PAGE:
What is a speech-language therapist?
Speech-language therapists (SLT) or speech-language pathologists (SLP), assess and treat children and adults with communication disorders. This involves a number of different areas:
Speech disorders occur when a person has difficulty producing speech sounds correctly. This is called articulation.
A fluency disorder is an interruption in the flow of speaking. This includes repetitions and/or prolongations of sounds, syllables, words, and phrases. The person’s speech may also have excessive tension. They may avoid speaking, and exhibit, struggle behaviours. Fluency disorders are often referred to as stuttering or stammering.
Voice disorders occur when voice quality, pitch, and loudness differ or are inappropriate for an individual’s age, gender, cultural background, or geographic location.
Language disorders occur when a person has trouble understanding others (receptive language), or sharing thoughts, ideas, and feelings (expressive language). Language disorders may be spoken or written. Written language disorders include reading difficulties such as dyslexia. Language disorders may involve the form (phonology, morphology, syntax), content (semantics), and/or use (pragmatics) of language in functional and socially appropriate ways.
Social communication disorders occur when a person has trouble with the social use of verbal and nonverbal communication. These disorders may include problems (a) communicating for social purposes (e.g., greeting, commenting, asking questions), (b) talking in different ways to suit the listener and setting, and (c) following rules for conversation and story-telling. Individuals with autism spectrum disorder have social communication problems. Social communication disorders are also found individuals with other conditions, such as traumatic brain injury.
Cognitive-communication disorders include problems organising thoughts, paying attention, remembering, planning, and/or problem-solving. These disorders usually happen as a result of a stroke, traumatic brain injury, or dementia, although they can occur from birth.
Swallowing disorders (dysphagia) are feeding and swallowing difficulties, which may follow an illness, surgery, stroke, or injury.
Additionally, speech-language therapists:
- Provide rehabilitation for individuals who are deaf or hard of hearing.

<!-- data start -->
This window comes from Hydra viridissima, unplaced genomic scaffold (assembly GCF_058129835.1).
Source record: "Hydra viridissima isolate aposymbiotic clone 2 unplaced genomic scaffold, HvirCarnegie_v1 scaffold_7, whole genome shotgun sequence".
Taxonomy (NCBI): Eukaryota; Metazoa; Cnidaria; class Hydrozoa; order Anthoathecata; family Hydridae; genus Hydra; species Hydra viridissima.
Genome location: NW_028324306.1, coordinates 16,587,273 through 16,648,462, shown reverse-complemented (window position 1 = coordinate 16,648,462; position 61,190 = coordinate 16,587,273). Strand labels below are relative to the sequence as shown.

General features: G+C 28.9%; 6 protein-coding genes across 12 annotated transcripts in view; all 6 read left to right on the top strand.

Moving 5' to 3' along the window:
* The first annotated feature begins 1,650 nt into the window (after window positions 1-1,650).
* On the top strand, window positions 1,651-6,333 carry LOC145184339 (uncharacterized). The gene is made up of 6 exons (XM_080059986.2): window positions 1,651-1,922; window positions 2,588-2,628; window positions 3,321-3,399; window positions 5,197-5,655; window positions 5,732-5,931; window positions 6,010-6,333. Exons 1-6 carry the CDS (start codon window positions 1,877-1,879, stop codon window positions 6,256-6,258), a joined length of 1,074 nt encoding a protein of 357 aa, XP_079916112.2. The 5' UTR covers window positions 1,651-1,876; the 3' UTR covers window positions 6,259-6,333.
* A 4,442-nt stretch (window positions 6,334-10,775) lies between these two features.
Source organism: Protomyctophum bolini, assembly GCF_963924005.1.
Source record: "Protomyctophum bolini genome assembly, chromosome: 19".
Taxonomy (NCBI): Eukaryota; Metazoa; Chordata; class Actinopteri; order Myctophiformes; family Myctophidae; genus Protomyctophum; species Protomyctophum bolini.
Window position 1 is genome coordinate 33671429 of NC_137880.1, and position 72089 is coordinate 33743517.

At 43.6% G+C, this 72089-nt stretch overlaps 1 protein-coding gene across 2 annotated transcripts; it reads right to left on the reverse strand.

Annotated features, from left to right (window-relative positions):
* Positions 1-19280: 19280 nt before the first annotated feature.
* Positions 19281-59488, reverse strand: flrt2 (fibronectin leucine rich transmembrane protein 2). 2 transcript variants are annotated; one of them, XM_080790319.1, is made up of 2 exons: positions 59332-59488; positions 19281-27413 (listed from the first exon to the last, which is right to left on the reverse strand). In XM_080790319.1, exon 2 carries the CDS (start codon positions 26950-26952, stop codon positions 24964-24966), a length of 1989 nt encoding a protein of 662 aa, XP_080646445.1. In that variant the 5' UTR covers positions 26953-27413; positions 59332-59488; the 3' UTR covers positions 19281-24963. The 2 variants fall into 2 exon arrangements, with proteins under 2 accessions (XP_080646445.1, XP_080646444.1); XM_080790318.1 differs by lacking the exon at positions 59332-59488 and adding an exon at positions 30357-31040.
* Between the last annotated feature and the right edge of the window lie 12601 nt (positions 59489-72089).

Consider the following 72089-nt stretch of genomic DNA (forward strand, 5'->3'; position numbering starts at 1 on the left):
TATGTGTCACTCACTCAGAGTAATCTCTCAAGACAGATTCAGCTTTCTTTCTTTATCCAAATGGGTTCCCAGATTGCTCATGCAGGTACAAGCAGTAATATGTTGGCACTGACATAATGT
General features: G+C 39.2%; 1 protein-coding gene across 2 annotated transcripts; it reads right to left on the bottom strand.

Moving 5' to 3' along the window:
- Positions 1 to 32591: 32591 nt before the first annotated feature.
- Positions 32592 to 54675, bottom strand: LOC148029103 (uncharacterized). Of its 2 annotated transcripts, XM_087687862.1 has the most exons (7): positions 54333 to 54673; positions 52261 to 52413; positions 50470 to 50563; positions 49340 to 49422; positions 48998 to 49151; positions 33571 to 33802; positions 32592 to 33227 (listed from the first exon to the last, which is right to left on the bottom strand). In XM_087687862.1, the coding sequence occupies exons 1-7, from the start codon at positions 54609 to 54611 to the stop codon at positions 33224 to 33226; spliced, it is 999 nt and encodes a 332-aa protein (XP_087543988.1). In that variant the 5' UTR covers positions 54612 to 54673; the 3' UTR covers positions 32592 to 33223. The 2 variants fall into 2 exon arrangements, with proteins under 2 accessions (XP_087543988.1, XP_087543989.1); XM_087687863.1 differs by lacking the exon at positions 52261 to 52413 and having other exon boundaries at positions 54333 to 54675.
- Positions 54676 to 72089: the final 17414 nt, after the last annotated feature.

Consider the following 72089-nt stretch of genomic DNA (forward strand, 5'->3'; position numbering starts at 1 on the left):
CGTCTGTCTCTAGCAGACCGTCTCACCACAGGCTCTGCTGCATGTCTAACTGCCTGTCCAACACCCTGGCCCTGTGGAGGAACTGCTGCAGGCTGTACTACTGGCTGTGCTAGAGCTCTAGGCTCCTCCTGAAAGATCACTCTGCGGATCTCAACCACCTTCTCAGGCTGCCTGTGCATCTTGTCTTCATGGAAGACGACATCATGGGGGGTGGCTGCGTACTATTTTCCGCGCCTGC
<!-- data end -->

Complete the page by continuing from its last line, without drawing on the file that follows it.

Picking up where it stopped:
- Provide augmentative and alternative communication (AAC) systems for individuals with severe expressive and/or language comprehension disorders, such as autism spectrum disorder or progressive neurological disorders.
In South Africa and the United Kingdom, the profession is generally referred to as a speech-language therapist. In America and Australia, the profession is referred to as a speech-language pathologist, but the terms are used interchangeably.
Speech and language therapists (SLTs) are allied health professionals. They work with parents, carers and other professionals, such as teachers, nurses, occupational therapists and doctors.
Who benefits from speech and language therapy?
Speech and language therapy benefits people of all ages, for example:
Infants: SLTs support premature babies and infants with conditions such as cerebral palsy, cleft palate and Down syndrome from very early in life. Babies may have difficulty with drinking, swallowing and early play and communication skills.
Children: SLTs support children with primary speech, language and communication difficulties, such as stuttering, as well as speech, language and communication difficulties that are secondary to other conditions such as learning difficulties and hearing problems.
Adults with learning difficulties: SLTs support adults who have developmental conditions such as learning disabilities, autism and Down syndrome. SLPs also support adults with communication and/or swallowing difficulties as a result of medical conditions, such as stroke, head and neck cancer, Parkinson’s disease and dementia.